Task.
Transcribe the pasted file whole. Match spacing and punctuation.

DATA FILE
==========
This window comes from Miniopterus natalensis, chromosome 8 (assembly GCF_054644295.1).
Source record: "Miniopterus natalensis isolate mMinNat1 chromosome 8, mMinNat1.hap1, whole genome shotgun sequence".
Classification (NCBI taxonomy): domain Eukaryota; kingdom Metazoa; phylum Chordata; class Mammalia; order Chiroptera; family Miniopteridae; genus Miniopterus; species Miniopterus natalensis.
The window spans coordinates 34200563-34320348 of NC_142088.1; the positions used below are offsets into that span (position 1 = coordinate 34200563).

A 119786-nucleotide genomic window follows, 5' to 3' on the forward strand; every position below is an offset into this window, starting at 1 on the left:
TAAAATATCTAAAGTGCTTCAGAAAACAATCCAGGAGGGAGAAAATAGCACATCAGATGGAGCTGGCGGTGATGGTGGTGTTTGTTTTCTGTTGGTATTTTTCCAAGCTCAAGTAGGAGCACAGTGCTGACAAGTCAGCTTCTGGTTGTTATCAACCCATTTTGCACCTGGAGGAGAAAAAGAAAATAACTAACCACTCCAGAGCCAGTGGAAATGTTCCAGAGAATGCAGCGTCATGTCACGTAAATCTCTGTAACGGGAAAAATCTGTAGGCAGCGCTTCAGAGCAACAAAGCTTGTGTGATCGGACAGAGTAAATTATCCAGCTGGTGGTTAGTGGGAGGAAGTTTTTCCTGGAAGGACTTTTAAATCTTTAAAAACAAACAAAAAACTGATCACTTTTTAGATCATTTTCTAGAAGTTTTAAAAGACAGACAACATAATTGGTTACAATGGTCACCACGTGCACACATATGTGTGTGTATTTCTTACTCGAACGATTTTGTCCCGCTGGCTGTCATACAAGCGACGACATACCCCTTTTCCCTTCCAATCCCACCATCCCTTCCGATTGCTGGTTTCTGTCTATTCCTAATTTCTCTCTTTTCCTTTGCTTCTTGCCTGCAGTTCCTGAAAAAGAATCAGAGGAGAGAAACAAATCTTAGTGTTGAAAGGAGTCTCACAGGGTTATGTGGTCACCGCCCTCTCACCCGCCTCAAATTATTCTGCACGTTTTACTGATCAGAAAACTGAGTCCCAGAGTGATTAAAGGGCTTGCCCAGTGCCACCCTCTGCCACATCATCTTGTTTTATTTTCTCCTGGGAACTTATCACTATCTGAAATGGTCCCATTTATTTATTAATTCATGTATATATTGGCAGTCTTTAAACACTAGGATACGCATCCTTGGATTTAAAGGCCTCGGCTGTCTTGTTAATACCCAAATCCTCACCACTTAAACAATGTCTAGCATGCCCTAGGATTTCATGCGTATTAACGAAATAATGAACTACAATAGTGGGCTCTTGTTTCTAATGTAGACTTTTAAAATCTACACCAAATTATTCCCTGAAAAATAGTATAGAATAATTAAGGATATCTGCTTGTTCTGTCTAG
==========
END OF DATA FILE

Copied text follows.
This window comes from Miniopterus natalensis, chromosome 8 (assembly GCF_054644295.1).
Source record: "Miniopterus natalensis isolate mMinNat1 chromosome 8, mMinNat1.hap1, whole genome shotgun sequence".
Classification (NCBI taxonomy): domain Eukaryota; kingdom Metazoa; phylum Chordata; class Mammalia; order Chiroptera; family Miniopteridae; genus Miniopterus; species Miniopterus natalensis.
The window spans coordinates 34200563-34320348 of NC_142088.1; the positions used below are offsets into that span (position 1 = coordinate 34200563).

A 119786-nucleotide genomic window follows, 5' to 3' on the forward strand; every position below is an offset into this window, starting at 1 on the left:
TAAAATATCTAAAGTGCTTCAGAAAACAATCCAGGAGGGAGAAAATAGCACATCAGATGGAGCTGGCGGTGATGGTGGTGTTTGTTTTCTGTTGGTATTTTTCCAAGCTCAAGTAGGAGCACAGTGCTGACAAGTCAGCTTCTGGTTGTTATCAACCCATTTTGCACCTGGAGGAGAAAAAGAAAATAACTAACCACTCCAGAGCCAGTGGAAATGTTCCAGAGAATGCAGCGTCATGTCACGTAAATCTCTGTAACGGGAAAAATCTGTAGGCAGCGCTTCAGAGCAACAAAGCTTGTGTGATCGGACAGAGTAAATTATCCAGCTGGTGGTTAGTGGGAGGAAGTTTTTCCTGGAAGGACTTTTAAATCTTTAAAAACAAACAAAAAACTGATCACTTTTTAGATCATTTTCTAGAAGTTTTAAAAGACAGACAACATAATTGGTTACAATGGTCACCACGTGCACACATATGTGTGTGTATTTCTTACTCGAACGATTTTGTCCCGCTGGCTGTCATACAAGCGACGACATACCCCTTTTCCCTTCCAATCCCACCATCCCTTCCGATTGCTGGTTTCTGTCTATTCCTAATTTCTCTCTTTTCCTTTGCTTCTTGCCTGCAGTTCCTGAAAAAGAATCAGAGGAGAGAAACAAATCTTAGTGTTGAAAGGAGTCTCACAGGGTTATGTGGTCACCGCCCTCTCACCCGCCTCAAATTATTCTGCACGTTTTACTGATCAGAAAACTGAGTCCCAGAGTGATTAAAGGGCTTGCCCAGTGCCACCCTCTGCCACATCATCTTGTTTTATTTTCTCCTGGGAACTTATCACTATCTGAAATGGTCCCATTTATTTATTAATTCATGTATATATTGGCAGTCTTTAAACACTAGGATACGCATCCTTGGATTTAAAGGCCTCGGCTGTCTTGTTAATACCCAAATCCTCACCACTTAAACAATGTCTAGCATGCCCTAGGATTTCATGCGTATTAACGAAATAATGAACTACAATAGTGGGCTCTTGTTTCTAATGTAGACTTTTAAAATCTACACCAAATTATTCCCTGAAAAATAGTATAGAATAATTAAGGATATCTGCTTGTTCTGTCTAG